Everyone in the world disagrees with me on this, but that’s okay. I’m used to that.

My favorite type of poetry is rhythmic, without slavishly following a pattern. Think Robert Frost, Edgar Lee Masters, or Rabindranath Tagore. I follow their lead, without aspiring to their quality. I am a novelist by moral necessity. Poems just come to me, and not too often.

My favorite type of prose is poetic in its rhythms. L’amour often reaches that peak, but not consistently. The quotation above, about poetic language, doesn’t rise to poetry. The opening paragraphs of Bendigo Shafter do:

          Where the wagons stopped we built our homes, making the cabins tight against the winter’s coming. Here in this place we would build our town, here we would create something new.
          We would space our buildings, lay out our streets and dig wells to provide water for our people. The idea of it filled me with a heartwarming excitement such as I had not known before.

Of course it doesn’t hurt that the content is the American Dream. Also from The Lonesome Gods, this passage strikes me as poetic:

And now I was back to the desert, back to the soaring mountains behind my house, back to the loneliness that was never lonely, back to the stillness that held silent voices that spoke only to me.     p. 202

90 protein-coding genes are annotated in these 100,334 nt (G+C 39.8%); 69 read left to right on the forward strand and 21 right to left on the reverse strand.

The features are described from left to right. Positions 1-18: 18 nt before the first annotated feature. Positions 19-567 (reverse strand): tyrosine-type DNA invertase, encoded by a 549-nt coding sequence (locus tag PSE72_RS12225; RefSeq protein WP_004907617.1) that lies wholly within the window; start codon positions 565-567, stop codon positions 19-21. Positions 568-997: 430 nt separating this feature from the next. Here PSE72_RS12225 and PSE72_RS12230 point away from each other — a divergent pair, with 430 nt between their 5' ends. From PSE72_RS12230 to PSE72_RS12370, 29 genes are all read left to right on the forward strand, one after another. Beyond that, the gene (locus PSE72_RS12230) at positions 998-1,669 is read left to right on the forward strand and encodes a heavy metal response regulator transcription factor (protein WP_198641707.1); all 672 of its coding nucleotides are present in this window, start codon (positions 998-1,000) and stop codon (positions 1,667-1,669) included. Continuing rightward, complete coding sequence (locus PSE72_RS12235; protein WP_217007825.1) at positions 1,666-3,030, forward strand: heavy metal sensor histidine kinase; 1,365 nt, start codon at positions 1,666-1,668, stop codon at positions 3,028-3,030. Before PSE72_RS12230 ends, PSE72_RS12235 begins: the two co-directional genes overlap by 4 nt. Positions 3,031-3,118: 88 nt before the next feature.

When I was a new writer, I rested my fevered brain between writing sessions with Louis L’amour, because his westerns were completely different from the fantasy and science fiction I was writing. I learned a lot about poetry from him, along with a lot of cautionary tales about clunkers. I’ll spare you examples of those.

What he says in the top quotation is good advice for writers. Always read your own work aloud.

My writing goes roughly this way. First comes a draft that probably needs a lot of help. The second time through, I translate it into English — that is, I turn beagn into began, and Thmoas into Thomas. Feel free to skip that step if you don’t have dyslexic fingers. Then I run the spell checker. Finally I read it slowly, softly, and always out loud. By this time, my eyes have seen the page several times, but my ears are hearing it for the first time.

The ears will catch what the eyes miss.

462. The N Word

Another version of this post, with the same poem, appeared as 86. N —-

The N—– word. Everybody in America is afraid of it. Including me.

I could write it out plainly. In fact, I feel a little foolish writing a letter followed by dashes, especially since I used it in a post just a week ago, and will again in the poem below. But if I spelled it out, I would feel like a little kid cussing in front of his parents, then pretending he didn’t know they were there.

I grew up white in a community which had no blacks. So how do you learn to hate or fear someone you never see? Easy. You listen to your parents and their friends, and absorb their attitudes.

I didn’t come to hate, in part because my parents didn’t hate. But they did fear. If you study black-white relations in America, it is amazing how much fear there is on both sides. I certainly had my share, and I hated having it. But I couldn’t shake it, until I wrote and published this poem. It didn’t cure me, but it helped.

          Mother Tongue

               I saw a calf born.
His mother, in her need to clean him,
Knocked him over on his first rising,
And on his second rising.

In her need to make him safe,